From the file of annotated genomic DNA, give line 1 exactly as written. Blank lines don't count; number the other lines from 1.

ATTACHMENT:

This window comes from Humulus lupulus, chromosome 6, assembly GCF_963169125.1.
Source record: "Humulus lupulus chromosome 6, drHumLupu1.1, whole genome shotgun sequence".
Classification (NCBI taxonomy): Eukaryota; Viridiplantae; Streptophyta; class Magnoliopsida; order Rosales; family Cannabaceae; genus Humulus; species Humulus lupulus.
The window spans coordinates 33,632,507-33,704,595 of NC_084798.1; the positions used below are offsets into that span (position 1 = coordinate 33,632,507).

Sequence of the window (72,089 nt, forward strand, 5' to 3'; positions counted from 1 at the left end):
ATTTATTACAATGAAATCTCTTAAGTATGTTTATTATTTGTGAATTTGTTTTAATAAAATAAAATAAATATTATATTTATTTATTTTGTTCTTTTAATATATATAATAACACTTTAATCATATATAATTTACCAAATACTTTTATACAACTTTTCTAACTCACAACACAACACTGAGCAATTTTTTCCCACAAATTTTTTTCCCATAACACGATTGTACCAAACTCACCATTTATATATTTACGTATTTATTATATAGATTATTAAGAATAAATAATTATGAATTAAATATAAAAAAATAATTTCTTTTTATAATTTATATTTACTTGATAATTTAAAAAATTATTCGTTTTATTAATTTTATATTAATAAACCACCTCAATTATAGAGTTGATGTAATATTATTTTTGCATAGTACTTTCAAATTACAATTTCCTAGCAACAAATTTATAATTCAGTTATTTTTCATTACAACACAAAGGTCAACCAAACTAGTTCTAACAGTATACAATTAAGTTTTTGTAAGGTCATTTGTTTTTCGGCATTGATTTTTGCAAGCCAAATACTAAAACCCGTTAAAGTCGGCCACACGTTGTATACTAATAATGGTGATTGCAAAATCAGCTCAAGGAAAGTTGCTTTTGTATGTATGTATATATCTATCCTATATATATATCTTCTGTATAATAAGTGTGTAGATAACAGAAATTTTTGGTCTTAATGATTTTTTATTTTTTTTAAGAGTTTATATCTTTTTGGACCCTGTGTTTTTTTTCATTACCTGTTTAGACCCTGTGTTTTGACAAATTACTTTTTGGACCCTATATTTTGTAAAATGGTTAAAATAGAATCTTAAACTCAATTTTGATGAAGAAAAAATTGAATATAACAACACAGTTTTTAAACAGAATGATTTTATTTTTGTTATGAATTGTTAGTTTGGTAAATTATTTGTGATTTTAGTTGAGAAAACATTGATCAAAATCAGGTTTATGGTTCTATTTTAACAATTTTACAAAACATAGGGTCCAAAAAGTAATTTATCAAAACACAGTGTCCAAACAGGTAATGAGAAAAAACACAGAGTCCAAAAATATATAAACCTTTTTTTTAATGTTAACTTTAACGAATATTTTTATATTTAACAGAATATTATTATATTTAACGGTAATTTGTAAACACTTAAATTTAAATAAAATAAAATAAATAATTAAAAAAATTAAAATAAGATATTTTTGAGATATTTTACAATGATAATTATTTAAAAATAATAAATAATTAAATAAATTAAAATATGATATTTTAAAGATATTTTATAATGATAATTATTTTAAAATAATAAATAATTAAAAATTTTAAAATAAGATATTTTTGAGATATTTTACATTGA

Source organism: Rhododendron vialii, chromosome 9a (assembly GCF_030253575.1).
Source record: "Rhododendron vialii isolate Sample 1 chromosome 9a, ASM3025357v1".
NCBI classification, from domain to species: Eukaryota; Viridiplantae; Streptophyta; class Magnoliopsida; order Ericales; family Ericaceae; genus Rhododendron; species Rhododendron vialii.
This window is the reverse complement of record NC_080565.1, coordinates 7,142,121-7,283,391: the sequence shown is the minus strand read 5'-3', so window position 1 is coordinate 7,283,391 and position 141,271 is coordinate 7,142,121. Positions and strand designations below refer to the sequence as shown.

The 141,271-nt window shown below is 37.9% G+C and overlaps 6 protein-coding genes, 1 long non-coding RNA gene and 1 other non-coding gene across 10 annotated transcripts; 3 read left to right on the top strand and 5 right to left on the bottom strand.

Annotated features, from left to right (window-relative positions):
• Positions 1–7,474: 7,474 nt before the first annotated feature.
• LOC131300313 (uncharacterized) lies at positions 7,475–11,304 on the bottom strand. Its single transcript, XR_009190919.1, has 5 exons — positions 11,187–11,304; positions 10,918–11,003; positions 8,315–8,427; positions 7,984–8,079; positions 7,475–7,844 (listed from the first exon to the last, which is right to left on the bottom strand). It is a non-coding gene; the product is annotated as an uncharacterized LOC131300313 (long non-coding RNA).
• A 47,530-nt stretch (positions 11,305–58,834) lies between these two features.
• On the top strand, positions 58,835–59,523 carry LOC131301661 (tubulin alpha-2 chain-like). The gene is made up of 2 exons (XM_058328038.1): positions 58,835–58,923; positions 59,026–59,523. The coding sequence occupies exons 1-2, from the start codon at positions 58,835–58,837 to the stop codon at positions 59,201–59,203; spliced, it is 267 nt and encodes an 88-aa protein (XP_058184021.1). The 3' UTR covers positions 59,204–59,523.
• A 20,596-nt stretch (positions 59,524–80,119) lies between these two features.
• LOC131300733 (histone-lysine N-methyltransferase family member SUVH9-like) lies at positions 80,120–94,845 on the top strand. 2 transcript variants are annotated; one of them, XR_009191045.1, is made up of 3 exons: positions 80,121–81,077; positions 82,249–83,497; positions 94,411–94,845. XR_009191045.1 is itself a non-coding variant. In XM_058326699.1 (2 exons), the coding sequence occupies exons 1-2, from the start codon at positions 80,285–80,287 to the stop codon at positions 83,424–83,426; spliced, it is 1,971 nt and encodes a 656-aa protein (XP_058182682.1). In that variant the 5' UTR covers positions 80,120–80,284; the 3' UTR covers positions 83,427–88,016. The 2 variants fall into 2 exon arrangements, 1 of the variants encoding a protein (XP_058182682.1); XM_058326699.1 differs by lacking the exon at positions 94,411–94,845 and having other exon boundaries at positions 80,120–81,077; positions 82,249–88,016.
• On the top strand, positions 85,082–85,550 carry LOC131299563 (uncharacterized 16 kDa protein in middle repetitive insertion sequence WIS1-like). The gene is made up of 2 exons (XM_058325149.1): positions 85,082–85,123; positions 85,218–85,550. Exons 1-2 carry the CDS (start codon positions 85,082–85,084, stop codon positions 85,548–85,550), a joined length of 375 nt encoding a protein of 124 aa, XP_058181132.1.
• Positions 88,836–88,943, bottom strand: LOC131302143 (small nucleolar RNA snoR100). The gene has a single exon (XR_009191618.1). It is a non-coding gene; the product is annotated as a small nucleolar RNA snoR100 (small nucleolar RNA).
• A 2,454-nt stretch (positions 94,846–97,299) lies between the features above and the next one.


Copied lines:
This window comes from Humulus lupulus, chromosome 6, assembly GCF_963169125.1.